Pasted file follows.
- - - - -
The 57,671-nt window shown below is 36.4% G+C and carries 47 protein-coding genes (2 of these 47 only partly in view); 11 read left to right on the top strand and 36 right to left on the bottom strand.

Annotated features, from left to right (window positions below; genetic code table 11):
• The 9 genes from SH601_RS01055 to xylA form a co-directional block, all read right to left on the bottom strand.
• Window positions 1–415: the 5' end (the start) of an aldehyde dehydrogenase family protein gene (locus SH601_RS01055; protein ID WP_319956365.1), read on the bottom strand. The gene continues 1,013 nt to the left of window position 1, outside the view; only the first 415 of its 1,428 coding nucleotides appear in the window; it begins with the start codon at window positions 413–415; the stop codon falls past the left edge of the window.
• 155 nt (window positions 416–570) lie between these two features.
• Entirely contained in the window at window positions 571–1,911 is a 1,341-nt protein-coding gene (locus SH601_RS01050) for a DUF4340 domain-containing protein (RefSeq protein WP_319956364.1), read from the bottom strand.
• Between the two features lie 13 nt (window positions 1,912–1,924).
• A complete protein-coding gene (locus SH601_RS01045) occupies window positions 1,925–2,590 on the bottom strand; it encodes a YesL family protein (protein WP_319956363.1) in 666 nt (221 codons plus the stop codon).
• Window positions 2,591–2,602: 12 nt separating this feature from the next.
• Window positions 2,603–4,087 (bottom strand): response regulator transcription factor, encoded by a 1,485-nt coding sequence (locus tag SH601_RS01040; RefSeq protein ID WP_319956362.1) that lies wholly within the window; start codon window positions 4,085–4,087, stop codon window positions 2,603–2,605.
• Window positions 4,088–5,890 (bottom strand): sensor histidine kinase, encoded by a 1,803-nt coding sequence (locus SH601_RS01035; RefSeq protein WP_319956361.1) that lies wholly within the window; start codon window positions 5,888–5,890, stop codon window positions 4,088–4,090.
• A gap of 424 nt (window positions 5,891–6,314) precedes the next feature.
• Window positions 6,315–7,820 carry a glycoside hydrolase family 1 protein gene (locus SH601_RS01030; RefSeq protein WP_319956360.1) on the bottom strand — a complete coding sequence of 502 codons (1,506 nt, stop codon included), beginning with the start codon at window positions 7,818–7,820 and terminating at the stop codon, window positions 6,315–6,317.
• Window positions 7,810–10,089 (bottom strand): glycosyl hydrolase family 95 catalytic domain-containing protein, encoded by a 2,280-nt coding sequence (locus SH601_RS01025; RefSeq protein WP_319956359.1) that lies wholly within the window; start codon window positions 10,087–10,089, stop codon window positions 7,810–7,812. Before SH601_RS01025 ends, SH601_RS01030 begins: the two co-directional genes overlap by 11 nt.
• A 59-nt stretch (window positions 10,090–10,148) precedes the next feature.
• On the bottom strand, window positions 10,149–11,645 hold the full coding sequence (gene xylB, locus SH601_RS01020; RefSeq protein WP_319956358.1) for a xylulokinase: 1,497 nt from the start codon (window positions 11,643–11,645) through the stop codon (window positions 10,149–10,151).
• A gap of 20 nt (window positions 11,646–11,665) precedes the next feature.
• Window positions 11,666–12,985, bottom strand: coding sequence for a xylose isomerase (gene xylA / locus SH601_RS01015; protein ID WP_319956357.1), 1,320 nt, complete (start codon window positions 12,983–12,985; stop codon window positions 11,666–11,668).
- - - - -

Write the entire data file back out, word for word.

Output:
The 57,671-nt window shown below is 36.4% G+C and carries 47 protein-coding genes (2 of these 47 only partly in view); 11 read left to right on the top strand and 36 right to left on the bottom strand.

Annotated features, from left to right (window positions below; genetic code table 11):
• The 9 genes from SH601_RS01055 to xylA form a co-directional block, all read right to left on the bottom strand.
• Window positions 1–415: the 5' end (the start) of an aldehyde dehydrogenase family protein gene (locus SH601_RS01055; protein ID WP_319956365.1), read on the bottom strand. The gene continues 1,013 nt to the left of window position 1, outside the view; only the first 415 of its 1,428 coding nucleotides appear in the window; it begins with the start codon at window positions 413–415; the stop codon falls past the left edge of the window.
• 155 nt (window positions 416–570) lie between these two features.
• Entirely contained in the window at window positions 571–1,911 is a 1,341-nt protein-coding gene (locus SH601_RS01050) for a DUF4340 domain-containing protein (RefSeq protein WP_319956364.1), read from the bottom strand.
• Between the two features lie 13 nt (window positions 1,912–1,924).
• A complete protein-coding gene (locus SH601_RS01045) occupies window positions 1,925–2,590 on the bottom strand; it encodes a YesL family protein (protein WP_319956363.1) in 666 nt (221 codons plus the stop codon).
• Window positions 2,591–2,602: 12 nt separating this feature from the next.
• Window positions 2,603–4,087 (bottom strand): response regulator transcription factor, encoded by a 1,485-nt coding sequence (locus tag SH601_RS01040; RefSeq protein ID WP_319956362.1) that lies wholly within the window; start codon window positions 4,085–4,087, stop codon window positions 2,603–2,605.
• Window positions 4,088–5,890 (bottom strand): sensor histidine kinase, encoded by a 1,803-nt coding sequence (locus SH601_RS01035; RefSeq protein WP_319956361.1) that lies wholly within the window; start codon window positions 5,888–5,890, stop codon window positions 4,088–4,090.
• A gap of 424 nt (window positions 5,891–6,314) precedes the next feature.
• Window positions 6,315–7,820 carry a glycoside hydrolase family 1 protein gene (locus SH601_RS01030; RefSeq protein WP_319956360.1) on the bottom strand — a complete coding sequence of 502 codons (1,506 nt, stop codon included), beginning with the start codon at window positions 7,818–7,820 and terminating at the stop codon, window positions 6,315–6,317.
• Window positions 7,810–10,089 (bottom strand): glycosyl hydrolase family 95 catalytic domain-containing protein, encoded by a 2,280-nt coding sequence (locus SH601_RS01025; RefSeq protein WP_319956359.1) that lies wholly within the window; start codon window positions 10,087–10,089, stop codon window positions 7,810–7,812. Before SH601_RS01025 ends, SH601_RS01030 begins: the two co-directional genes overlap by 11 nt.
• A 59-nt stretch (window positions 10,090–10,148) precedes the next feature.
• On the bottom strand, window positions 10,149–11,645 hold the full coding sequence (gene xylB, locus SH601_RS01020; RefSeq protein WP_319956358.1) for a xylulokinase: 1,497 nt from the start codon (window positions 11,643–11,645) through the stop codon (window positions 10,149–10,151).
• A gap of 20 nt (window positions 11,646–11,665) precedes the next feature.
• Window positions 11,666–12,985, bottom strand: coding sequence for a xylose isomerase (gene xylA / locus SH601_RS01015; protein ID WP_319956357.1), 1,320 nt, complete (start codon window positions 12,983–12,985; stop codon window positions 11,666–11,668).